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Re: [xml-dev] Testing XML don't use xUnit

There is significant difference how Selenium API is used
compared to Selenium IDE (for Firefox), as far as XPath
locators of HTML attributes and elements is concerned.
Selenium API requires writing of code to run it which adds
time to development of the tests so developer is more likely
to be looking for repeated use with lower maintenance so
yes XPath expressions might be avoided. With the IDE,
on the other hand, the IDE itself provides XPath expressions
and tests are quickly produced and can be easily replaced
rather than maintained so XPath is very popular, in my
experience / awareness. With the API I'd think a developer
would be likely to take time to separate between XPaths
and more abstract test descriptions (usually by abstracting
away from the XPath perhaps). But like I say, there is still
a place for XPath in the IDE; and important place.

Stephen D Green

On 12 April 2013 06:46, Ihe Onwuka <ihe.onwuka@gmail.com> wrote:
On Thu, Apr 11, 2013 at 1:45 PM, Michael Sokolov
<msokolov@safaribooksonline.com> wrote:
> On 04/11/2013 06:37 AM, Stephen D Green wrote:
>> I also do a lot of work with testers writing tests for HTML pages using
>> the
>> very well-known integration test tool Selenium IDE (for Firefox) and that
>> makes heavy use of XPath even though the target is HTML. Here we end
>> up with many tests which include XPaths which break every time a
>> significant change is made to the HTML. So we have to keep mending the
>> XPath expressions (even though we try to write them with //, etc, to avoid
>> this). So I know the problem. It doesn't stop people favouring Selenium
>> IDE for website integration tests though. It's well worth the hassle to
>> many.
>> I guess it might be different if we were using XPath for unit tests but I
>> don't know about that. I guess modern unit tests get associated with TDD
>> and Agile, so maybe having separate test assertions (written in prose)
>> would be a 'no no' for many unit test writers as it might be seen as going
>> against Agile mantras. You'd have to update the assertions less frequently
>> than the unit tests but having to update something other than the tests
>> and the XML / code would be just too much for many Agile teams. So
>> if you wanted to inut test your XML you'd probably be stuck with having to
>> keep revising a load of XPath expressions. It goes with the territory.
> The problem with Selenium tests is not the tool: it's the markup.  HTML is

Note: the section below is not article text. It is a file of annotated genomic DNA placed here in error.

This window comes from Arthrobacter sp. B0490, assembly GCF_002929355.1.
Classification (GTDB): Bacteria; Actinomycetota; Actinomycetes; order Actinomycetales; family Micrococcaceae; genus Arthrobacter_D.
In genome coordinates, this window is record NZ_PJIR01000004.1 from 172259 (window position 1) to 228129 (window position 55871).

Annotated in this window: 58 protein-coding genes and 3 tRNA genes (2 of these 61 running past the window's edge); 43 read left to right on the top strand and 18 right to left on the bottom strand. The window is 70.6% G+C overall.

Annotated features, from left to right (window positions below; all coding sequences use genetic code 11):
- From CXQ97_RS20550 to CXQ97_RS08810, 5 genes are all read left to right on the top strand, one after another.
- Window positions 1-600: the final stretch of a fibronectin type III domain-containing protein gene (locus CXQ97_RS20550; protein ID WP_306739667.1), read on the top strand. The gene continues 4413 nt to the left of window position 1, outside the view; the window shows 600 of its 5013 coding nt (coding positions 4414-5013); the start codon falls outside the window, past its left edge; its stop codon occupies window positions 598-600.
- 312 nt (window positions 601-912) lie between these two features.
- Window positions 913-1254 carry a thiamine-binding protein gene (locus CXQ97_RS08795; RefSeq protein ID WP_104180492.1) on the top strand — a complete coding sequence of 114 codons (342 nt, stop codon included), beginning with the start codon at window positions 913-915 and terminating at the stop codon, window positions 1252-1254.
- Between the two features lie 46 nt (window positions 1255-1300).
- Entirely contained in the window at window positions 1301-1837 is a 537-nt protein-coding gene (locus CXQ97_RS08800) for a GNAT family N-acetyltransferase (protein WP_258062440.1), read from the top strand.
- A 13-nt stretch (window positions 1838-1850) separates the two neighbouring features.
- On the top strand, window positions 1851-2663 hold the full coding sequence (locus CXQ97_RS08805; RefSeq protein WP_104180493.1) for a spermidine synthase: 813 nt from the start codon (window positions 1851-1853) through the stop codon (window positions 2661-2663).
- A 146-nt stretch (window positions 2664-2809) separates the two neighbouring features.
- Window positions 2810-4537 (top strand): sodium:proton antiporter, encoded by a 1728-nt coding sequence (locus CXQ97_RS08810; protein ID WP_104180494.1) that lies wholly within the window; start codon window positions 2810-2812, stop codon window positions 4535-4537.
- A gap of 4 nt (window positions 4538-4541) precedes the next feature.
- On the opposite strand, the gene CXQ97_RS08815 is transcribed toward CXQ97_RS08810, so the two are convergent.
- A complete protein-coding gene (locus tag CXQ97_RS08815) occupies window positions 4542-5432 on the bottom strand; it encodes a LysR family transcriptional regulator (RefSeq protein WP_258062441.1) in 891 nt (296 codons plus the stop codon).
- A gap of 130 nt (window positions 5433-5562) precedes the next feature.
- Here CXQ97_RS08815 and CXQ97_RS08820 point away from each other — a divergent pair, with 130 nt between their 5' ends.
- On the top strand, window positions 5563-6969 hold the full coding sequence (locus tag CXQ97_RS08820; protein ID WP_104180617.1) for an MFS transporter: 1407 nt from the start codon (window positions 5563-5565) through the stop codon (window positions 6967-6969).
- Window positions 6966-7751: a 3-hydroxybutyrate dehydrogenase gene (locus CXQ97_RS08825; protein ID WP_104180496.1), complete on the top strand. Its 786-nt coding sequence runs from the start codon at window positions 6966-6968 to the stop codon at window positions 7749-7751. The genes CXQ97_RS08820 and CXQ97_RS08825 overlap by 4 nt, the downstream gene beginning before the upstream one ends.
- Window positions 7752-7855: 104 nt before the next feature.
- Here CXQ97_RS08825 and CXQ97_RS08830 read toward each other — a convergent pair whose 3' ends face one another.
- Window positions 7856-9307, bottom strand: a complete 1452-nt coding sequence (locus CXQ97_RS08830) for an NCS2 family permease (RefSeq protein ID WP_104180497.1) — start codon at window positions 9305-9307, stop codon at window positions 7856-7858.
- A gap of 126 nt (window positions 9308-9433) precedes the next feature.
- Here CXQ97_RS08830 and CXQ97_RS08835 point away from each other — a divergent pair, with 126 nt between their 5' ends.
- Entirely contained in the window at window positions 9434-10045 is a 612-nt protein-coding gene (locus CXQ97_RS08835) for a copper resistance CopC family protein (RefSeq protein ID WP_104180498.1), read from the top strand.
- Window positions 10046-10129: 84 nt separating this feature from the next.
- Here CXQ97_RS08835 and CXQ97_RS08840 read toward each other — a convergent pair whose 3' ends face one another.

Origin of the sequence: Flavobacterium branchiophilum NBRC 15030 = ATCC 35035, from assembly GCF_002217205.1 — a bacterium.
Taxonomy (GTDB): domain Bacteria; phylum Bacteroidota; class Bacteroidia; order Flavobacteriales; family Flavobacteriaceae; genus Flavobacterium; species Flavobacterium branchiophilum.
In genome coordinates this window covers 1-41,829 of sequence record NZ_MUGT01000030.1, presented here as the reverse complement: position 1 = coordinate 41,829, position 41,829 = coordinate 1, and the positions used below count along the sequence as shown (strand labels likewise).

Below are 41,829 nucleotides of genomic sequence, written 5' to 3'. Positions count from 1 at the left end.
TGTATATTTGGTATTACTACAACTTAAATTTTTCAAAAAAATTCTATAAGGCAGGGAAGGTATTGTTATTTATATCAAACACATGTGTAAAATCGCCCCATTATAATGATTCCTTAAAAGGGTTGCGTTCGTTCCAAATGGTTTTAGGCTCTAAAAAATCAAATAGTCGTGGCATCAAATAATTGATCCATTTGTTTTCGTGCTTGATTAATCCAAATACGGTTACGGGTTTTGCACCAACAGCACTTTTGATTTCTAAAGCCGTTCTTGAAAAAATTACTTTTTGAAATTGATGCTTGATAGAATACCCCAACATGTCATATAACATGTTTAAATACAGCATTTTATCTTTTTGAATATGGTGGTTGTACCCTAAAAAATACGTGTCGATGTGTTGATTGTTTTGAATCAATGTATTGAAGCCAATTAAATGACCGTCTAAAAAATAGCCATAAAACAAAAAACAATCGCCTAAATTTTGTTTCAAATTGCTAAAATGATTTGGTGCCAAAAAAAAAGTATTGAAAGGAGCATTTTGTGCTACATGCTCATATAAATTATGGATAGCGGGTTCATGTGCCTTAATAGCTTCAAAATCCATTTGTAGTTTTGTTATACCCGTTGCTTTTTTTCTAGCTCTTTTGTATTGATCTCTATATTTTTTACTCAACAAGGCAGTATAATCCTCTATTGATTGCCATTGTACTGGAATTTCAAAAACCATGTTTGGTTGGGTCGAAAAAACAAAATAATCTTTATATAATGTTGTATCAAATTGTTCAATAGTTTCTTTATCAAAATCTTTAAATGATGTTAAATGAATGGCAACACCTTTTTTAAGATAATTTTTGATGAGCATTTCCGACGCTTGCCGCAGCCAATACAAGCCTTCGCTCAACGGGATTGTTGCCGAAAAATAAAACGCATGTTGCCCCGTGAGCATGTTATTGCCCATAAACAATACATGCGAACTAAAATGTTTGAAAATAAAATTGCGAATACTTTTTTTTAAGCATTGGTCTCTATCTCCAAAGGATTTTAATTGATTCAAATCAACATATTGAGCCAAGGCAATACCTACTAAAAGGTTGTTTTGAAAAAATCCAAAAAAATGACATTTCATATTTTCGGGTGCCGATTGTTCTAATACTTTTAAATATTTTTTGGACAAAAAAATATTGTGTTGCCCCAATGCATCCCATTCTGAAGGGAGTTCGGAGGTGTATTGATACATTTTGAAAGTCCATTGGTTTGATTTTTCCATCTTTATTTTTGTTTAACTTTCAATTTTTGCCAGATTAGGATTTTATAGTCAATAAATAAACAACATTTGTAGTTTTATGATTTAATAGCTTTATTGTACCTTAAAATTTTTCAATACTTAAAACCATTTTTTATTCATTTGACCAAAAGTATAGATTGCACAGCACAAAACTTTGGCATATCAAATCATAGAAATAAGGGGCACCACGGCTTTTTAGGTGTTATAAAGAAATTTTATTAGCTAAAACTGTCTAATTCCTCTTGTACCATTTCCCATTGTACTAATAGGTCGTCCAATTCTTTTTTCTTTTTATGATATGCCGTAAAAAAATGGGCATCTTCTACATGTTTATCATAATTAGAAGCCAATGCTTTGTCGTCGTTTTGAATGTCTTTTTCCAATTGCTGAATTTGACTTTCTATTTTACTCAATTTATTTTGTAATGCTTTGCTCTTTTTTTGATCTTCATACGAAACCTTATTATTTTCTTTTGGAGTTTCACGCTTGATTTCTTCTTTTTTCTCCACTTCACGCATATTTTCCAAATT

> not semantic markup, which means: it's not meaningful.  We can extract
> meaning from it, but its not easy because the underlying application logic
> (which is usually what we want to test) is not what people are thinking
> about when they are crafting the markup.   They're thinking about how to get
> pixels to line up on four different browser platforms.
> Selenium IDE is great for testing layout.  Not as good for testing behavior,
> but in some cases it's all we have.  We've had good success by working with
> the layout developers to get them to include meaningful identifiers in the
> markup *so that it can be tested*.
> If you want to make sure the price calculation is displayed to the user
> properly on a checkout screen, it's much more stable and testable if there
> is an id="price" attribute on the price display box.  Otherwise, if you end
> up having to write XPath like //div[@class="blue-box"]/ul/li[3]/span to
> select the price, you've lost the game.
> No amount of tooling support is going to allow you to write stable tests if
> the ground is constantly shifting underneath you.

So in my search to see how Selenium could help locate information
hidden in CSS I came across this.


Whenever possible, it is strongly recommended to stay away from using
unstable element locators such as xpaths to target elements
on the page. Xpaths are considerably fragile because minimal changes
in the structure of the HTML document could render current targeting
invalid. In environments where the structure of the HTML document
changes frequently, keeping track of elements using XPaths can become
a maintenance nightmare.

CSS Selectors are strongly recommended over Xpaths.

In general, your choice of element locators should also not be based
on textual content in the HTML document,
whenever it is possible for you to avoid it.

Rather, it should be based on element identifiers, unique attribute
values or other structural information that is stable enough to
frequent changes to the web application without breaking the queries
used to look up the elements.

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